There’s plenty to discuss. Hindsight is 20-20. Leave behind the defense of the side people were on. Look forward. From way back in the late 70s thru RP buying. It all could have been different.

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                      • #56
                        Originally posted by Indyote View Post

                        Now the question is: W H A T should have happened?
                        without knowing that, there is no such book to be written.....
                        Gordon and Stewart. Could've, should've, would've
                        "Far better it is to dare mighty things, even though checkered by failure, than to take rank with those poor spirits who neither enjoy much nor suffer much, because they live in the gray twilight that knows not victory nor defeat" -Teddy Roosevelt

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                        • #57
                          Well RP was the first to fully switch back to the IRL, IIRC. Now he owns the place. Someone should ask him.
                          “Church supper with grandma and granddad, lets go out and have ourselves the best time we ever had" - John Mellencamp

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                          • #58
                            Originally posted by Unzerdog View Post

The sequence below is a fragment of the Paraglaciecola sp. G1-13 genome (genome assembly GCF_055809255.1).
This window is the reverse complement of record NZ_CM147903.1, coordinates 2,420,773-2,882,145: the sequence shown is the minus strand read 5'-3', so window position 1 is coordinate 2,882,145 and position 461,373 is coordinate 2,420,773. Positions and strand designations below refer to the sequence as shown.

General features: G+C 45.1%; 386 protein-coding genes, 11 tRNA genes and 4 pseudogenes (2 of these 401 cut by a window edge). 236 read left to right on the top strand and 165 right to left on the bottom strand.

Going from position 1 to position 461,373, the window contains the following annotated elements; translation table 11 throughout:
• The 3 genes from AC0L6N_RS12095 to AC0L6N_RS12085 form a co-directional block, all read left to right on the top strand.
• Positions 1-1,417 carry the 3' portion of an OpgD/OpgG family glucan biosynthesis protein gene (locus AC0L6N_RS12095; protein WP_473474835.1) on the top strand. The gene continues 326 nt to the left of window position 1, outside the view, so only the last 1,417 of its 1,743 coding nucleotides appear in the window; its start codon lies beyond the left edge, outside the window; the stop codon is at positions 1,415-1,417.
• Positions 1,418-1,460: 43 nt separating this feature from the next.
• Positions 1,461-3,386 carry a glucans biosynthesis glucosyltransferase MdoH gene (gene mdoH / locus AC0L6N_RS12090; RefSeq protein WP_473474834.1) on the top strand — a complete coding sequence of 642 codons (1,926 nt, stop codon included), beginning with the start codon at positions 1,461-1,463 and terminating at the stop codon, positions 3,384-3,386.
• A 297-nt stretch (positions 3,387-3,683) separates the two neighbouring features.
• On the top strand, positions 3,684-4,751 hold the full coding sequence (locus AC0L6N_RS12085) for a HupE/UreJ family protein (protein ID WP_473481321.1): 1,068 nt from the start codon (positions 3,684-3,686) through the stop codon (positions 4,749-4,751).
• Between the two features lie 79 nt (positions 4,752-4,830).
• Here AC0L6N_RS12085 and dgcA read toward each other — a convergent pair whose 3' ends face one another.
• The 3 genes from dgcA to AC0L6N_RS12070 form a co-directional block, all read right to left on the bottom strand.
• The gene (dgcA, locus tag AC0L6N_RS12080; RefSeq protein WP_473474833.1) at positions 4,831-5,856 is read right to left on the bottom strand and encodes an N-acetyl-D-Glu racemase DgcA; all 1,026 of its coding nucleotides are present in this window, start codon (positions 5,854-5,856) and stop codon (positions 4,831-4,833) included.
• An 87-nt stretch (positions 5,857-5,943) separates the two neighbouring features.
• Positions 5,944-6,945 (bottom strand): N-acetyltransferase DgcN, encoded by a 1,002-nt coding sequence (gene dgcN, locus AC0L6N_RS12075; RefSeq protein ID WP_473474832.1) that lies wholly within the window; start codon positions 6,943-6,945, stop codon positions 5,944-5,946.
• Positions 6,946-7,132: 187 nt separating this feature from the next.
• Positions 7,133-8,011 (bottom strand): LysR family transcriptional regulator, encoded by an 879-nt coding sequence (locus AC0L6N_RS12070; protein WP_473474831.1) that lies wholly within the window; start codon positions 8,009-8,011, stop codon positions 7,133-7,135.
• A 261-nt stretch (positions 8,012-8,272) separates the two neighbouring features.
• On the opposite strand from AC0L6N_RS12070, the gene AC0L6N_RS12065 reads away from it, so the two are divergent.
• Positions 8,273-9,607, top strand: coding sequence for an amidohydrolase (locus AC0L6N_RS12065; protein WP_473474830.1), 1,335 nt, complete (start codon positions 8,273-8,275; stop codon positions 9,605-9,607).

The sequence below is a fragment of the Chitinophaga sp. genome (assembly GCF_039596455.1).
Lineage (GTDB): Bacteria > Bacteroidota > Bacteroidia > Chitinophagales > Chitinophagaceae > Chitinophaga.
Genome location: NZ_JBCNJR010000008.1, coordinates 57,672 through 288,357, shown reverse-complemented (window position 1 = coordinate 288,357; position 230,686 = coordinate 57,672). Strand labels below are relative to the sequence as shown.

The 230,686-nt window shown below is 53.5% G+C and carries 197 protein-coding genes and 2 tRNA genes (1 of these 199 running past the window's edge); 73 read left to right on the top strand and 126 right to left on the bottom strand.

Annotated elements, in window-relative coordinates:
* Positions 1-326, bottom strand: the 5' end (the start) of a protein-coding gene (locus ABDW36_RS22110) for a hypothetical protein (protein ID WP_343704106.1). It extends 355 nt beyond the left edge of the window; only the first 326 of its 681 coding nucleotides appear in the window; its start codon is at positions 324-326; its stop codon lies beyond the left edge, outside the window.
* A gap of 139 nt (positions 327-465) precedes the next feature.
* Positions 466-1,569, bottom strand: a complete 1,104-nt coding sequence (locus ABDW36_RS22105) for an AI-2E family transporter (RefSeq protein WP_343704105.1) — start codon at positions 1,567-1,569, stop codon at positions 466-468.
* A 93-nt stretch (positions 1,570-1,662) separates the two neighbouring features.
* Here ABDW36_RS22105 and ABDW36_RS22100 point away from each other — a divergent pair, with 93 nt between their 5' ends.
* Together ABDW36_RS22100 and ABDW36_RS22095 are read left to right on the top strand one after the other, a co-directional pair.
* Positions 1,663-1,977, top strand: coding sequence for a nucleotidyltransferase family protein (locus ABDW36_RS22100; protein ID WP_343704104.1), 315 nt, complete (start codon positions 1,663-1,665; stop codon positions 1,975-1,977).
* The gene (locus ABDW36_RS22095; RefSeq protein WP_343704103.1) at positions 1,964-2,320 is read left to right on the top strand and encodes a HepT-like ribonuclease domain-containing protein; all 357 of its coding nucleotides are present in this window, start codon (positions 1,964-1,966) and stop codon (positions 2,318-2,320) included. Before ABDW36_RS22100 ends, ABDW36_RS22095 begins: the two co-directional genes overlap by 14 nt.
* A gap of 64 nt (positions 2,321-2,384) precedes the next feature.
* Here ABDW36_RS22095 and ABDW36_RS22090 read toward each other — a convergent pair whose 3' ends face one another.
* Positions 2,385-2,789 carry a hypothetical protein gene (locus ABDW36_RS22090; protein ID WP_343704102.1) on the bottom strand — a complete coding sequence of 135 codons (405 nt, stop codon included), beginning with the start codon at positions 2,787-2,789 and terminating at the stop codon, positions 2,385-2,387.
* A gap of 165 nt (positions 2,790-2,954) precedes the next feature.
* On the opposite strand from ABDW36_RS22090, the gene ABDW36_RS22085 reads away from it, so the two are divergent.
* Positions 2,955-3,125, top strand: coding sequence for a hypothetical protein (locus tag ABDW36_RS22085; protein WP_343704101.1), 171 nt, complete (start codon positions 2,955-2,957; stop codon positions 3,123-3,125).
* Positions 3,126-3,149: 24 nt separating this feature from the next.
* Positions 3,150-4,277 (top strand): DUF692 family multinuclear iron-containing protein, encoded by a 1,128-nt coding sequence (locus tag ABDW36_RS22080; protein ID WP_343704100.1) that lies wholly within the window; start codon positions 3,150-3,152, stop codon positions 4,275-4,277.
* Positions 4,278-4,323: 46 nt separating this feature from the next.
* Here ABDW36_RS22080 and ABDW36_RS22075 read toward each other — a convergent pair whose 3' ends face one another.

Gordon and Stewart. Could've, should've, would've
                            But with their teaching years primarily on dirt and with front-engined stuff, not that strange that team owners had more faith in the potential of drivers who were schooled with rear engined aerodynamic dependent asphalt racers since the series that Indy was part of consited of primarily such tracks using such cars.

                            Besides that, another factor that I think is terribly overlooked: fresh blood within CART gat little to no chance with so many veterans refusing to step down and keep on trying to win Indy at long last.
                            During the 80s and 90s the length of carreers of drivers in top level single seaters outside CART & Indy was not that long, there were more drivers retiring and/or replaced. While in the USA there were a number of drivers who simply kept on racing and as long as they were avaialble, kept seats occupied and/or sponsorship money away from the younger generation.
                            Not that I curse or blame those veterans for what they did, they were fully entitled to do so. But it came at a prize for the younger generation of drivers.